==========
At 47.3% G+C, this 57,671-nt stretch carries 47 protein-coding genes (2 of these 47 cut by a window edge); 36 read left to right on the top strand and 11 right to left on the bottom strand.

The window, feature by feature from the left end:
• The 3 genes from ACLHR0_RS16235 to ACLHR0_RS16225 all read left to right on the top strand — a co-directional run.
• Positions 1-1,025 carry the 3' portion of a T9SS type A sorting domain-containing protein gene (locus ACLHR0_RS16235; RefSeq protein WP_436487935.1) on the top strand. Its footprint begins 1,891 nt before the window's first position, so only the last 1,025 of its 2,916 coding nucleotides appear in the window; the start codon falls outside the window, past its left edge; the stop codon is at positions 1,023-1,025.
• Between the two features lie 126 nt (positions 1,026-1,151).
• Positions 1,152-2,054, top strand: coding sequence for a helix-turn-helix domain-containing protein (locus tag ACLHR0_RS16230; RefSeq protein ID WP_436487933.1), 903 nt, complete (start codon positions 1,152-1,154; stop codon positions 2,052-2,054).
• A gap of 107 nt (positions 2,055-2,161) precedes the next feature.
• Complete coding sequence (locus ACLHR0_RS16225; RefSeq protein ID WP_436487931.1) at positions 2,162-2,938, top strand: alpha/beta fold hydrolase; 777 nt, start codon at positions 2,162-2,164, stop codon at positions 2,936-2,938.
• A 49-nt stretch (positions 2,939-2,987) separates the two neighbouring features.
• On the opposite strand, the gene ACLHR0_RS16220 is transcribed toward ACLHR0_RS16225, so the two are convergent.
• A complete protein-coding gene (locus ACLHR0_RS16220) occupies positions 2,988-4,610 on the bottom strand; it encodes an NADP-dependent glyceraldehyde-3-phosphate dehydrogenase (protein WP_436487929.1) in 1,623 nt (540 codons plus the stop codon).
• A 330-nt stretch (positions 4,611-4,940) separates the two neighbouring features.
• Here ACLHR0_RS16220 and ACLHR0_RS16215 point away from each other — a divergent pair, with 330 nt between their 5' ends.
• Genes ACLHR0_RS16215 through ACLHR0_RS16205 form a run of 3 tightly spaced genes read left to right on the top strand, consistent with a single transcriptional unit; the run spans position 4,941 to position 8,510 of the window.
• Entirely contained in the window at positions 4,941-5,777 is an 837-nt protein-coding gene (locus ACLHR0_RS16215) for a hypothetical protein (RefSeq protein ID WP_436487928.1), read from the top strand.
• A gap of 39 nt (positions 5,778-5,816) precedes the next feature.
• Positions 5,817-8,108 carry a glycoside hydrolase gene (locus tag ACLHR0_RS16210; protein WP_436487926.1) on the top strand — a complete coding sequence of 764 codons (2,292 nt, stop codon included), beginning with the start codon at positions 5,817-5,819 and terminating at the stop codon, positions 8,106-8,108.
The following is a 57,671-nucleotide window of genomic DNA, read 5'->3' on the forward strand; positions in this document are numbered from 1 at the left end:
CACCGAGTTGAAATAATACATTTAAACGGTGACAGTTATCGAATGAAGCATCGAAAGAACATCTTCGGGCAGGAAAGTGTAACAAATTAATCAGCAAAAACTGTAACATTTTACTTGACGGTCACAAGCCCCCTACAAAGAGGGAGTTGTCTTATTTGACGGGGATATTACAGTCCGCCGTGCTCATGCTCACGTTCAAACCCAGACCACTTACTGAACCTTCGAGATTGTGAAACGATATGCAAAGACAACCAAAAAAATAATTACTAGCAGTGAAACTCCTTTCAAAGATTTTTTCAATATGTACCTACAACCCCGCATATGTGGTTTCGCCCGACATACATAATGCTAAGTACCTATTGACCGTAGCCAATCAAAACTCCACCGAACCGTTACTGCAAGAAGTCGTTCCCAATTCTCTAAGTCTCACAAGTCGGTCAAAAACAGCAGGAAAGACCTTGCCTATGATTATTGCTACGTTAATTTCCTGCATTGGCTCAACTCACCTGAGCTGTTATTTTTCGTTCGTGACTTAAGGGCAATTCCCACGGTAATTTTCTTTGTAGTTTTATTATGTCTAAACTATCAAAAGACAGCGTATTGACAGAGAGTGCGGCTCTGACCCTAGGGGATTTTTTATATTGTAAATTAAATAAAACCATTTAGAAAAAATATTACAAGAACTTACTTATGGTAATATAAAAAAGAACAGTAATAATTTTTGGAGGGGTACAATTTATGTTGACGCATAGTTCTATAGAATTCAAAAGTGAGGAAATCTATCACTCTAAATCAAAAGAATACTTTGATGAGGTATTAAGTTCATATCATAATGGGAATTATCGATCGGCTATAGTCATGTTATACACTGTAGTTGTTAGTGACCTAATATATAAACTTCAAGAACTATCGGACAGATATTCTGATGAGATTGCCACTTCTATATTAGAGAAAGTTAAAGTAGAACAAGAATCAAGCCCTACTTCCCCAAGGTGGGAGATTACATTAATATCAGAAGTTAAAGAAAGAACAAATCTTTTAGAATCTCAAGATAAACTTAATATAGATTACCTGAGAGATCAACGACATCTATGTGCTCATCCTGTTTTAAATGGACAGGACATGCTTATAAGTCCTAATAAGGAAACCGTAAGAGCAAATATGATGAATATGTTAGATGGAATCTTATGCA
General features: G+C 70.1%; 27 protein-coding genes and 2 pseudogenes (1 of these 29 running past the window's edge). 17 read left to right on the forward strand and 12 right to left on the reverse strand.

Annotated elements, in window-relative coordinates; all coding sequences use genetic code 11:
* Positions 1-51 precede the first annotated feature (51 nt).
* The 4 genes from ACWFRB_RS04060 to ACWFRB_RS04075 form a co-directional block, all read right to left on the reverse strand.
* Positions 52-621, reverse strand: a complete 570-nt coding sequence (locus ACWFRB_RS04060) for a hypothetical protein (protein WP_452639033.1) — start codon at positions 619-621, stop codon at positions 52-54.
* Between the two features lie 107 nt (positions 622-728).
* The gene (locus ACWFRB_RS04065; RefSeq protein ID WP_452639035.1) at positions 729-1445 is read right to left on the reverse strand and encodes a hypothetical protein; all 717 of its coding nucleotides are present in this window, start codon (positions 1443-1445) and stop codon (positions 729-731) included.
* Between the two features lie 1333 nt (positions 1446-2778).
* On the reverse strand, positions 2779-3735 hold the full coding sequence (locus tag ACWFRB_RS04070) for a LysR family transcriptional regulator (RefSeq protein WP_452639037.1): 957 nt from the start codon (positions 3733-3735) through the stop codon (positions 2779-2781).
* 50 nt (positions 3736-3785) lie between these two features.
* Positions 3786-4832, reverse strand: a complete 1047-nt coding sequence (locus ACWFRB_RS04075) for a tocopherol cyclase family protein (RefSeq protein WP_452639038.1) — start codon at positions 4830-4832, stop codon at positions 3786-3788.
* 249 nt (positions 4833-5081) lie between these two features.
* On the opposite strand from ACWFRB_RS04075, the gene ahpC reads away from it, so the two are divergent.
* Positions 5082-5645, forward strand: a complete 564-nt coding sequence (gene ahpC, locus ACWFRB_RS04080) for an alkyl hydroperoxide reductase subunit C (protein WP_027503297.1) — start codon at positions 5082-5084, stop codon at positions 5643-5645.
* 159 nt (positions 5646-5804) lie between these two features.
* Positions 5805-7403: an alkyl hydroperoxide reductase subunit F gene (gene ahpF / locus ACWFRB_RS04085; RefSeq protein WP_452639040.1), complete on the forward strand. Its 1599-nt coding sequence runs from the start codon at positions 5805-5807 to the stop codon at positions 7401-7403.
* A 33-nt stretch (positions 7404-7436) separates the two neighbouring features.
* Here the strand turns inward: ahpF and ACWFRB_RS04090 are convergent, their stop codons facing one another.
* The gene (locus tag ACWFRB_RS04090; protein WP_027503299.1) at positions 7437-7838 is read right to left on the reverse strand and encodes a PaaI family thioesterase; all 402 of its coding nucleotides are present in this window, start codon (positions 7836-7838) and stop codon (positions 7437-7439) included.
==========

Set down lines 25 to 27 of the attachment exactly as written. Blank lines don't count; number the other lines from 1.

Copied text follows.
* Between the two features lie 107 nt (positions 622-728).
* The gene (locus ACWFRB_RS04065; RefSeq protein ID WP_452639035.1) at positions 729-1445 is read right to left on the reverse strand and encodes a hypothetical protein; all 717 of its coding nucleotides are present in this window, start codon (positions 1443-1445) and stop codon (positions 729-731) included.
* Between the two features lie 1333 nt (positions 1446-2778).